PARIS (Reuters) - Emmanuel Macron, who quit the French government this summer, on Wednesday unveiled a committee to guide his new movement, six months before an election in which many expect him to run for the presidency.
The former economy minister named the 10 members of the executive committee of "En Marche" or "Forward", to be headed by a Socialist lawmaker.
"It was time to create this structure, first to be ready for 2017 and take progressive ideas further but also to make sure the movement lasts," Macron said at a news conference in Paris near the Elysee presidential palace.
"We're on track to become the biggest organized political movement in France," said Richard Ferrand, a Socialist MP named by Macron as secretary general. En Marche has no elected officials, but almost 90,000 members and 1,500 local groups.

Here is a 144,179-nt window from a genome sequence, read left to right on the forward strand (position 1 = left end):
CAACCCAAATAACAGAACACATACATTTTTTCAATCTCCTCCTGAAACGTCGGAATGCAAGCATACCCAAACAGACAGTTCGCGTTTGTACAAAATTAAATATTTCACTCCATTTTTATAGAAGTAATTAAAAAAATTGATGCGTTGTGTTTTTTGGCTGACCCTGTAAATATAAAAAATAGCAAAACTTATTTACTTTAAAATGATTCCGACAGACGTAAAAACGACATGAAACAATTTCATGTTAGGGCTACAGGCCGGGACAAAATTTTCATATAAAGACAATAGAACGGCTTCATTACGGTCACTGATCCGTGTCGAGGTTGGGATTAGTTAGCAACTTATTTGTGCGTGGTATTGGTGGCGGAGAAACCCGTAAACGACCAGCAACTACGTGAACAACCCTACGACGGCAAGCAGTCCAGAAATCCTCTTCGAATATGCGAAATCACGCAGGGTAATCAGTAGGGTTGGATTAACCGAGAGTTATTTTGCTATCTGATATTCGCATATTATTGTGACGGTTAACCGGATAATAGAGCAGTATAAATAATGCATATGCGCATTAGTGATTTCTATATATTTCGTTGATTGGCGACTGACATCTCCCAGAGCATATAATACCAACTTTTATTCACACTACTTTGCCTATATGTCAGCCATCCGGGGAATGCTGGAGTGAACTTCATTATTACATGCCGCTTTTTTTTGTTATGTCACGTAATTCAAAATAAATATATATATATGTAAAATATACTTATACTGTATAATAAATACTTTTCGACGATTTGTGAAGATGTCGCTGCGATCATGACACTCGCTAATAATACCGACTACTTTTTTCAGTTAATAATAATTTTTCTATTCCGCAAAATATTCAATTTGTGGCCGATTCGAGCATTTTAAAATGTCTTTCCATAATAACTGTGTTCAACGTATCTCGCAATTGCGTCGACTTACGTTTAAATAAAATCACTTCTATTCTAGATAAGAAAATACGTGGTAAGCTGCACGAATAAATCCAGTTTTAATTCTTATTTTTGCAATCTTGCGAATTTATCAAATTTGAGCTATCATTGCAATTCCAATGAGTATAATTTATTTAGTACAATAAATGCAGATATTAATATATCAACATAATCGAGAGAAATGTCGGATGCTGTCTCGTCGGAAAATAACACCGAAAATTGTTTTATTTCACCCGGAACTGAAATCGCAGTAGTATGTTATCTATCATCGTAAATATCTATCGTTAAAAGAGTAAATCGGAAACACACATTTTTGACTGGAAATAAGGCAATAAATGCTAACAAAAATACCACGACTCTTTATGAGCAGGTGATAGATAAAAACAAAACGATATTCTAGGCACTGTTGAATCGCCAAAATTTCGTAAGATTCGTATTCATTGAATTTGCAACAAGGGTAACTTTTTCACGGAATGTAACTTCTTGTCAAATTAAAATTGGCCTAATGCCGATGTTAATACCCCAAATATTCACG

Ferrand dismissed suggestions he could be expelled from the Socialists, whose rules forbid other party memberships, saying the ruling party, which is bleeding support and riven by infighting, was in no position to kick anybody out.
The new top team has five women and five men, including a Muslim Socialist lawmaker, a center-right politician, civil servants and businessmen.
Ferrand said 2.7 million euros ($2.95 million) had been raised from 6,400 donors so far. The official spending cap in the 2012 campaign was about 21 million euros.
Macron was credited with as much as 18 percent of first-round presidential votes in a Kantar Sofres OnePoint poll published in Wednesday's Le Figaro newspaper, but would fail to reach the second round runoff with that score.
(Reporting by Michel Rose; Editing by Andrew Callus and Andrew Roche)